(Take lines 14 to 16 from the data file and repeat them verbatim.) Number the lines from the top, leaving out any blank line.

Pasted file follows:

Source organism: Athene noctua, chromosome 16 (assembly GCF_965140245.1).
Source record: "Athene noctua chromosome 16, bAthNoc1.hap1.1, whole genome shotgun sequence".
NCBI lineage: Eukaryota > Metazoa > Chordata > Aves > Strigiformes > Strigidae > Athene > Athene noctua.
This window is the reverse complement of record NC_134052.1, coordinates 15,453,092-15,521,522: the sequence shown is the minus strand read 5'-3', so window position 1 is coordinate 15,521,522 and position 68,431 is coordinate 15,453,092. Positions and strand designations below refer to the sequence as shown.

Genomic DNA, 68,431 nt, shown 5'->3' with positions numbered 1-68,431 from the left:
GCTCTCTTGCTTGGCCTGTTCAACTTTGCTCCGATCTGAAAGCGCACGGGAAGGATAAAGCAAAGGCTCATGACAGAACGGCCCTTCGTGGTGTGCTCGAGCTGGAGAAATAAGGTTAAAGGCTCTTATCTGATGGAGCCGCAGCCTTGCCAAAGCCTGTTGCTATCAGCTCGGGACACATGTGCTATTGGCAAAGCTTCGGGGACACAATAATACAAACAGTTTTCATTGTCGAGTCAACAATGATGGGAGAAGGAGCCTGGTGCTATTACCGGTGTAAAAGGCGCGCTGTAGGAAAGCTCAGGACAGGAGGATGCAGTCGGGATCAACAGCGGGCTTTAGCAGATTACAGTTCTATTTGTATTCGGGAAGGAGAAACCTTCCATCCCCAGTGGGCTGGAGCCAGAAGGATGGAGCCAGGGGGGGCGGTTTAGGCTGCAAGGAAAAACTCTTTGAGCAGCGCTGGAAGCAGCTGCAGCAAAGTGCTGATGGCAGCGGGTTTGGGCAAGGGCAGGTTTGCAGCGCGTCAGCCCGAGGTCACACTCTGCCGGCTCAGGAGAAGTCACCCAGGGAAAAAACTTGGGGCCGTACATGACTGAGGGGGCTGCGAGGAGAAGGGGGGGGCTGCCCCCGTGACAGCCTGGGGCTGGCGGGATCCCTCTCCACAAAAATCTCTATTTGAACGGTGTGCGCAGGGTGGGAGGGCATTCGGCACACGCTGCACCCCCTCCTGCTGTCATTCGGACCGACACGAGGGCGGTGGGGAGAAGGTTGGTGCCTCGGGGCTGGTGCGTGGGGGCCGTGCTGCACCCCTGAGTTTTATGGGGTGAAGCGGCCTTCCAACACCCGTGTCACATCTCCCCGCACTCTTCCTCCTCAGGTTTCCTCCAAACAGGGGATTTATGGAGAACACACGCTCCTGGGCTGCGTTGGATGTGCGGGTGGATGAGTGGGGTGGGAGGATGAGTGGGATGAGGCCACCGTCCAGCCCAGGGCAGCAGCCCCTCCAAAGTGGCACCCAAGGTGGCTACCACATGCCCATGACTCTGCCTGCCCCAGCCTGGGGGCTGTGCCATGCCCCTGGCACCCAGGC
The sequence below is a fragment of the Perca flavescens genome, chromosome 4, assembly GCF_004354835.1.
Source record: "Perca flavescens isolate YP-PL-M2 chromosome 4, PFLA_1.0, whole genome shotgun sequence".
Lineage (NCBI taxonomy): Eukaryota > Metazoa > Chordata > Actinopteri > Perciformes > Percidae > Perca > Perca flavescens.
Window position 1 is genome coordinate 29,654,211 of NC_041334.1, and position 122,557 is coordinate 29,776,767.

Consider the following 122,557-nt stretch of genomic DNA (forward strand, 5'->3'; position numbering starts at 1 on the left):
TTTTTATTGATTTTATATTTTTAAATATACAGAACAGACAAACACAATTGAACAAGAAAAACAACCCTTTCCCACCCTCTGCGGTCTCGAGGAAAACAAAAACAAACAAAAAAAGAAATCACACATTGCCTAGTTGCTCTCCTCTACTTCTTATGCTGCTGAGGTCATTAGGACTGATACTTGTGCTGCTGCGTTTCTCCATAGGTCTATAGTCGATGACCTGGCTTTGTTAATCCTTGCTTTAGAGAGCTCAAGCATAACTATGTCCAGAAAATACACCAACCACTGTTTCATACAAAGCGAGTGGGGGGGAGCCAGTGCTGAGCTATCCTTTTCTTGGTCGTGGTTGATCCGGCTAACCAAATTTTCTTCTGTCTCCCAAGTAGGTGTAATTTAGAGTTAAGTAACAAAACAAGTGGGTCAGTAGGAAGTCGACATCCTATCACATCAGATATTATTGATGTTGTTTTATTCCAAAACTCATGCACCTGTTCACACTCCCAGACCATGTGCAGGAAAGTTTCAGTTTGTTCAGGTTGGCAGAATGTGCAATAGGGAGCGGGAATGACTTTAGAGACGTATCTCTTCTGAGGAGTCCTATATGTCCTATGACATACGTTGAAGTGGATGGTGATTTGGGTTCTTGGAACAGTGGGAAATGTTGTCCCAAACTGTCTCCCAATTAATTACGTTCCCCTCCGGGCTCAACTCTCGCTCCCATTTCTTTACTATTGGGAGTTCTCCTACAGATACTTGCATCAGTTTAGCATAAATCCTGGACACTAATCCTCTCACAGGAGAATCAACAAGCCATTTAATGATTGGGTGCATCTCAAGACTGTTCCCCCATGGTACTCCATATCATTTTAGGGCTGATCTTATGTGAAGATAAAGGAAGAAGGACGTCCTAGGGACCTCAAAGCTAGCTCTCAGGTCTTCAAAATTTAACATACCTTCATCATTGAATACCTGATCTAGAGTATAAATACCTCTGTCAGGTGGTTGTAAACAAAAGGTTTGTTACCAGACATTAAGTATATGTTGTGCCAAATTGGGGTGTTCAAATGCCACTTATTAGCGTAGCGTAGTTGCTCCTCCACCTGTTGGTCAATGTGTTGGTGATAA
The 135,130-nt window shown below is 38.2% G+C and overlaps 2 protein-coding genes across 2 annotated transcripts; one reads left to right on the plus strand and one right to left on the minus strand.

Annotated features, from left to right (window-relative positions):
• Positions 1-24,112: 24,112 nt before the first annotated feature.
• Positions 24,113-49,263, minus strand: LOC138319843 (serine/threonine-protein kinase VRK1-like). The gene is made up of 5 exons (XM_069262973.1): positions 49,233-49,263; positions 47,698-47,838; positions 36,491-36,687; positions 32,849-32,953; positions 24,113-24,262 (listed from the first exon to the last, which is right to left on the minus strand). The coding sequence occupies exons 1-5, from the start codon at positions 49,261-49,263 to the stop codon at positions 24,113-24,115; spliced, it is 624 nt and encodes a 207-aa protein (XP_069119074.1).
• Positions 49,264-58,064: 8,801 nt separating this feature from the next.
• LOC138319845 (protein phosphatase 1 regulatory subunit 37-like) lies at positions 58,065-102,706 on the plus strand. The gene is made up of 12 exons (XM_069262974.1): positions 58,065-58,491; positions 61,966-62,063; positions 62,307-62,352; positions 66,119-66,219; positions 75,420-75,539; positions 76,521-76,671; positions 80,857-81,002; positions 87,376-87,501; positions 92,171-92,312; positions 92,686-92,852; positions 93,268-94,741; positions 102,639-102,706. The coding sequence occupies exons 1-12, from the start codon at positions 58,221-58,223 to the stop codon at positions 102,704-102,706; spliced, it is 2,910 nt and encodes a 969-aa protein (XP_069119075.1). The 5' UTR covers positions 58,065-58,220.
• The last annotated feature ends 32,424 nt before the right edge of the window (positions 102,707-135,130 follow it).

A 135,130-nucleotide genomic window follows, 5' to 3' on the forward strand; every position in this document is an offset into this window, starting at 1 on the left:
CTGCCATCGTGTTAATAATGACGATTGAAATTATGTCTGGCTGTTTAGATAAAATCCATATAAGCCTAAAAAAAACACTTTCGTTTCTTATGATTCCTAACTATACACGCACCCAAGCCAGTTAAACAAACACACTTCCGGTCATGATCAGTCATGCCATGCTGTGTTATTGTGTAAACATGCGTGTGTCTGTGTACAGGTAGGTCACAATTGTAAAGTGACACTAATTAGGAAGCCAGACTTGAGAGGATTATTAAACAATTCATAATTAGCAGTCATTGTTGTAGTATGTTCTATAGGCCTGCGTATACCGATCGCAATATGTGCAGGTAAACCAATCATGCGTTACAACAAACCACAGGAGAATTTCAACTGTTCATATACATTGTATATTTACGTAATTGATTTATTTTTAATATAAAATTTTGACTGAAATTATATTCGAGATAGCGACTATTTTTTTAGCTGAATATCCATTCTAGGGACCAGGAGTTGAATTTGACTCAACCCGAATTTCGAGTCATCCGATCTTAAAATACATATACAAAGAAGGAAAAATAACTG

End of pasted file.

Annotated features, from left to right (window-relative positions):
• Positions 1-24,112: 24,112 nt before the first annotated feature.
• Positions 24,113-49,263, minus strand: LOC138319843 (serine/threonine-protein kinase VRK1-like). The gene is made up of 5 exons (XM_069262973.1): positions 49,233-49,263; positions 47,698-47,838; positions 36,491-36,687; positions 32,849-32,953; positions 24,113-24,262 (listed from the first exon to the last, which is right to left on the minus strand). The coding sequence occupies exons 1-5, from the start codon at positions 49,261-49,263 to the stop codon at positions 24,113-24,115; spliced, it is 624 nt and encodes a 207-aa protein (XP_069119074.1).